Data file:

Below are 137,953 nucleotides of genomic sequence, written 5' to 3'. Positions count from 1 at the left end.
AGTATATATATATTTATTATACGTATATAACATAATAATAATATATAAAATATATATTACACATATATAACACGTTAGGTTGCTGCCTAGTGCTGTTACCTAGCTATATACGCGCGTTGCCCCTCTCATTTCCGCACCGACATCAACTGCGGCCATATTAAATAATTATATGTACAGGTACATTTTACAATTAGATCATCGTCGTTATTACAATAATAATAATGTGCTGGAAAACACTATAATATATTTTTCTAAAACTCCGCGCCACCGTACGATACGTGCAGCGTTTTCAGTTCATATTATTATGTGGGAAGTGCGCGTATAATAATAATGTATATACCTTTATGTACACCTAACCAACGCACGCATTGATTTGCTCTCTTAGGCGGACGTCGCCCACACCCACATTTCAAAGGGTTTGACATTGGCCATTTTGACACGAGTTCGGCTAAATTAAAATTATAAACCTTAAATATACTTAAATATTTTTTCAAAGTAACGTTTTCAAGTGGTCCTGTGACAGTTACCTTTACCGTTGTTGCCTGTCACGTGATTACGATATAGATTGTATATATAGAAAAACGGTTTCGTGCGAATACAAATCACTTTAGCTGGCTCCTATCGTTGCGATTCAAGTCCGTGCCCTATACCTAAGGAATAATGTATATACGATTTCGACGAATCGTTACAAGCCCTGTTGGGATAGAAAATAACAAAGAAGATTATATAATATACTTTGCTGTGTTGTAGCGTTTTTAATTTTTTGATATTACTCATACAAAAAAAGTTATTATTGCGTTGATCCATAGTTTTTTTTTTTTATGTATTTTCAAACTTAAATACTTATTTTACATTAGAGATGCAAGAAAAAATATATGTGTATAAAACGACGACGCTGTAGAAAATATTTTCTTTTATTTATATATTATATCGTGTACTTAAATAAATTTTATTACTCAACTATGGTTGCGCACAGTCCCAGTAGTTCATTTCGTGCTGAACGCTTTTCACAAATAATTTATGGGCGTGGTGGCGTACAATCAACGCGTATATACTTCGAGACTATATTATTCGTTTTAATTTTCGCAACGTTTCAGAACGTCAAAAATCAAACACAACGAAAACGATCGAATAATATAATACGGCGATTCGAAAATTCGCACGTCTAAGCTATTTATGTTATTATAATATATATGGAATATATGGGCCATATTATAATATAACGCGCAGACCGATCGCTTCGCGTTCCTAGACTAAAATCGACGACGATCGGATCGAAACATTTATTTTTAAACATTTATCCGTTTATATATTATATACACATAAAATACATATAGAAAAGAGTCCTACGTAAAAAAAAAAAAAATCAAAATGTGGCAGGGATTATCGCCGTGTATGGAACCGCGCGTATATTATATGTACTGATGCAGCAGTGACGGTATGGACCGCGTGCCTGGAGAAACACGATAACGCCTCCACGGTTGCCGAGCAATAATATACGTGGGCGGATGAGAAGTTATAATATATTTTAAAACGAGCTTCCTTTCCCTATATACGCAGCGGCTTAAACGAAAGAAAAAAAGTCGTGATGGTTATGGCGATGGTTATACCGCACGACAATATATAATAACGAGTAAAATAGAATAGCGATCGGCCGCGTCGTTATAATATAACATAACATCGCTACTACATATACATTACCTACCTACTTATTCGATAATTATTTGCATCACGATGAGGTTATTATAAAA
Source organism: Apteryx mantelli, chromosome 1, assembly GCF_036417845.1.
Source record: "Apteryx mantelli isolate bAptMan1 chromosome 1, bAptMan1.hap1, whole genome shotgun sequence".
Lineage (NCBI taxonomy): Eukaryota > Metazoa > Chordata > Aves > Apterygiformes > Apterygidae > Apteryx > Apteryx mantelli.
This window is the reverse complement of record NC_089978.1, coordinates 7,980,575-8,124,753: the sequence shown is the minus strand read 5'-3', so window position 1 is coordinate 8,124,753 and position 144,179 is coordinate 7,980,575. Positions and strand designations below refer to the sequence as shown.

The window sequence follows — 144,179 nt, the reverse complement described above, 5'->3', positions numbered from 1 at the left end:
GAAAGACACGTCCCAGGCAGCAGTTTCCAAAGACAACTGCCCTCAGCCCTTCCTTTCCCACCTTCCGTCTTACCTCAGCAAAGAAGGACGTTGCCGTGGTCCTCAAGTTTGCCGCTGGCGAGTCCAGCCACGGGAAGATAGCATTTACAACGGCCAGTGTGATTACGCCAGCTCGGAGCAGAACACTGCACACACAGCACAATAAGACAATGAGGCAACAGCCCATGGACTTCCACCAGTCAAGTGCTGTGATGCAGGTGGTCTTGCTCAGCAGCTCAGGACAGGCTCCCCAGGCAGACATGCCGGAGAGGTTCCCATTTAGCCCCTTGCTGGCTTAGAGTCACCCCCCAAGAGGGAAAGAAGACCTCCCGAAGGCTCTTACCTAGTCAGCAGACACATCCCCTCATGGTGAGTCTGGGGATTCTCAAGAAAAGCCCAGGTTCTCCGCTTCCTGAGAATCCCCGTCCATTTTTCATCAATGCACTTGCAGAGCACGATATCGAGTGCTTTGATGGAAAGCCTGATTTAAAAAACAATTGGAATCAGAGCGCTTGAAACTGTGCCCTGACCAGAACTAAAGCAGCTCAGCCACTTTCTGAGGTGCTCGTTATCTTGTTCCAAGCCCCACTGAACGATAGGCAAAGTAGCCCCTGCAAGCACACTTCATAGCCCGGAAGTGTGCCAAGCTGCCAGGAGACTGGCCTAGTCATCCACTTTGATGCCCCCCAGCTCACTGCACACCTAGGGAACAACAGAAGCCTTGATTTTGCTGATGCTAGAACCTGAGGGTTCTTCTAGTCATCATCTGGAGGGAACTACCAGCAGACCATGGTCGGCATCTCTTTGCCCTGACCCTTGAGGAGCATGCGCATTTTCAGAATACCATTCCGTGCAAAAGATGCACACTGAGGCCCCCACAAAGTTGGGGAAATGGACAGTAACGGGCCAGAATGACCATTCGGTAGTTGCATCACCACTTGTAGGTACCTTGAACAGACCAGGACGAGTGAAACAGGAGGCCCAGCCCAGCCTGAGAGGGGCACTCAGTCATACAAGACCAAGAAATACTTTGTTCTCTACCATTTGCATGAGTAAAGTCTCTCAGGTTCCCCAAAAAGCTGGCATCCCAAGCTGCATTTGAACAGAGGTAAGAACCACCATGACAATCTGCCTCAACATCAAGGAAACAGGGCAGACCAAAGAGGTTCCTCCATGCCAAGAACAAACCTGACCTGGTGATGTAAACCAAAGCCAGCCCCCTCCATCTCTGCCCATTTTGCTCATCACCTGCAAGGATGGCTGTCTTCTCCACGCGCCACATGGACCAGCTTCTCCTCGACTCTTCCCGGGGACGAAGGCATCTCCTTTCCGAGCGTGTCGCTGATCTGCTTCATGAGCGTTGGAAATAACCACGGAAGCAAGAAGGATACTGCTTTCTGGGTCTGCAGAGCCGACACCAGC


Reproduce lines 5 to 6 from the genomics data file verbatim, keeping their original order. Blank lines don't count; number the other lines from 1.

Lineage (NCBI taxonomy): Eukaryota > Metazoa > Chordata > Aves > Apterygiformes > Apterygidae > Apteryx > Apteryx mantelli.
This window is the reverse complement of record NC_089978.1, coordinates 7,980,575-8,124,753: the sequence shown is the minus strand read 5'-3', so window position 1 is coordinate 8,124,753 and position 144,179 is coordinate 7,980,575. Positions and strand designations below refer to the sequence as shown.